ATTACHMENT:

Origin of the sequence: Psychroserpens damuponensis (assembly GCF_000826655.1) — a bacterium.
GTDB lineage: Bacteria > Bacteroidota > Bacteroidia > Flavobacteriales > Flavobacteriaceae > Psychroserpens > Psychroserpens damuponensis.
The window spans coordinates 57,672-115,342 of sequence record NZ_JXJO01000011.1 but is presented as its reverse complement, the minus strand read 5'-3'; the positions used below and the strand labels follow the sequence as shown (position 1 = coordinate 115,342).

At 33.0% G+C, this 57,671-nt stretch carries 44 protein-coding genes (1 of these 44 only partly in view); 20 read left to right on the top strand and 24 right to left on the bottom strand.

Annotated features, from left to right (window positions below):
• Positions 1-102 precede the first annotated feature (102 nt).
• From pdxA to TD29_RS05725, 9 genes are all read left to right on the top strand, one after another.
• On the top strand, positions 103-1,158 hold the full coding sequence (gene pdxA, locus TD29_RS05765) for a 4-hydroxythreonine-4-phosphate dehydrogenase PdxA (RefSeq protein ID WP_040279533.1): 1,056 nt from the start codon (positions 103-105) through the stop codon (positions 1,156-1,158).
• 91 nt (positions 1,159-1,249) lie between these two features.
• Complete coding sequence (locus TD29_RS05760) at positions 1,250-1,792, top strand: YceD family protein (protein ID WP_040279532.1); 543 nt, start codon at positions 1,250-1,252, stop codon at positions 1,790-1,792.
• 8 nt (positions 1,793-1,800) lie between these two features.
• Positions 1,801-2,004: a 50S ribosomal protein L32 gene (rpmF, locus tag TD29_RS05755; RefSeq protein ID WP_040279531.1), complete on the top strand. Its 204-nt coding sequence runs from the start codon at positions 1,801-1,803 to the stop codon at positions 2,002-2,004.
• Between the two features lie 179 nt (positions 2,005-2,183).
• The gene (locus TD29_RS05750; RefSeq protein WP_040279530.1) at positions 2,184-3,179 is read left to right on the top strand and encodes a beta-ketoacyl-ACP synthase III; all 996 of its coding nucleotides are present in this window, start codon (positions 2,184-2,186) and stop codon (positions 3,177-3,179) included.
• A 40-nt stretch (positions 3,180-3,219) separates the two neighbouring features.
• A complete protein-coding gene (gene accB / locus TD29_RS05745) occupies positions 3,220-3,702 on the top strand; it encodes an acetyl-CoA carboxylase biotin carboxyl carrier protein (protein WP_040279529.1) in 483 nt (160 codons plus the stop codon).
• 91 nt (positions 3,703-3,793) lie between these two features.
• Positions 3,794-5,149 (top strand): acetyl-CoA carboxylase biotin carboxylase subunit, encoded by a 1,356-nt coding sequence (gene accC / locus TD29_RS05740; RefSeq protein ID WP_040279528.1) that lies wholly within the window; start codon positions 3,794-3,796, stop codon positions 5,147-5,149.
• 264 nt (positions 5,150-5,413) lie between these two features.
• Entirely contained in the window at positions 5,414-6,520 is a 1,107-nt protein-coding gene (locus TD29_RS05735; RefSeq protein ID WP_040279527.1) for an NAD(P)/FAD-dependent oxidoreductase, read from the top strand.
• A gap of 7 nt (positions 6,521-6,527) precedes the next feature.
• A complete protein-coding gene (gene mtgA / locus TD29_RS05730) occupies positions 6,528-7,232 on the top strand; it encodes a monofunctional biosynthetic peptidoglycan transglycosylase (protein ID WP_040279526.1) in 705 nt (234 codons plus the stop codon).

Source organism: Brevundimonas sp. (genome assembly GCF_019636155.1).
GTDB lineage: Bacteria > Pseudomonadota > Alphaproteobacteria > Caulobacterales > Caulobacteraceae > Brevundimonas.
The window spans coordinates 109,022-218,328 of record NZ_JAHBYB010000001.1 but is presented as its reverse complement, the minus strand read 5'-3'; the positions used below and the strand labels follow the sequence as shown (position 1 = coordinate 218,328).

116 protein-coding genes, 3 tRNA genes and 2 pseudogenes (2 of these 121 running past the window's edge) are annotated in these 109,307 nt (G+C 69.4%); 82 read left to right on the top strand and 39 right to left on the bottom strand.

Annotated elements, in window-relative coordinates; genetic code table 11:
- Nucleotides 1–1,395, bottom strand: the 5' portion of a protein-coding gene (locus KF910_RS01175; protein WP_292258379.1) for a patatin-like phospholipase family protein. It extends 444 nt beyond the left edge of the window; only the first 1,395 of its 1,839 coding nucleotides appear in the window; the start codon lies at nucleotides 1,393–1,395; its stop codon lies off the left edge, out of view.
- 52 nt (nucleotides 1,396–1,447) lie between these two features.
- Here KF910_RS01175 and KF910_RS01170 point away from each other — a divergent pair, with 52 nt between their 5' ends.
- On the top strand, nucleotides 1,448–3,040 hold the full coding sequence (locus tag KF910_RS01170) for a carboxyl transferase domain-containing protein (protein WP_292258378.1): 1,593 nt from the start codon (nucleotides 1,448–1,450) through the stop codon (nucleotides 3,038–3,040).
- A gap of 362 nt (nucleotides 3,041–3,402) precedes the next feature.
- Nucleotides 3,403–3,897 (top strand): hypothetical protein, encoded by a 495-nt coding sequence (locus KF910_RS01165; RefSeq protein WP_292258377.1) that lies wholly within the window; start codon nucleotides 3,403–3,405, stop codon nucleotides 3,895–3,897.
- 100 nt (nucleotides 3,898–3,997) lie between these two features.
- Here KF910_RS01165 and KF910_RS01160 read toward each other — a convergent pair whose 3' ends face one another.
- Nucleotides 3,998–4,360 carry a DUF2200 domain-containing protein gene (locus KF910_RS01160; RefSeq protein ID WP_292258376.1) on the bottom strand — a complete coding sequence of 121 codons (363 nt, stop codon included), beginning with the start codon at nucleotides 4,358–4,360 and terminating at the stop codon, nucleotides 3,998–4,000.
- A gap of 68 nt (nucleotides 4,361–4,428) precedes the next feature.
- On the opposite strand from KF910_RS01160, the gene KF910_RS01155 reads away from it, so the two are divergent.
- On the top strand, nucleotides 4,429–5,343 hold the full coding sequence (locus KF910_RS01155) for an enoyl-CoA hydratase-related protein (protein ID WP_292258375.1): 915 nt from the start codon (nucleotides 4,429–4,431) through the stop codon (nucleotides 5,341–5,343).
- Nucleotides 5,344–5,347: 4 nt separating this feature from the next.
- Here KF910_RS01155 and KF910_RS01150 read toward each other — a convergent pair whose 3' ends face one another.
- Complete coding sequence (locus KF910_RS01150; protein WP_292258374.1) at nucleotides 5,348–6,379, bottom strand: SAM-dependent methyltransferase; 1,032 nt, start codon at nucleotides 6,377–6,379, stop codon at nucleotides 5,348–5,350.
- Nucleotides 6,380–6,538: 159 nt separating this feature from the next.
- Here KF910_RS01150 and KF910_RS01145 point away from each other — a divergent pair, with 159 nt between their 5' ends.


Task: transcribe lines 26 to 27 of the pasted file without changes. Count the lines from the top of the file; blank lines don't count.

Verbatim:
116 protein-coding genes, 3 tRNA genes and 2 pseudogenes (2 of these 121 running past the window's edge) are annotated in these 109,307 nt (G+C 69.4%); 82 read left to right on the top strand and 39 right to left on the bottom strand.

Annotated elements, in window-relative coordinates; genetic code table 11: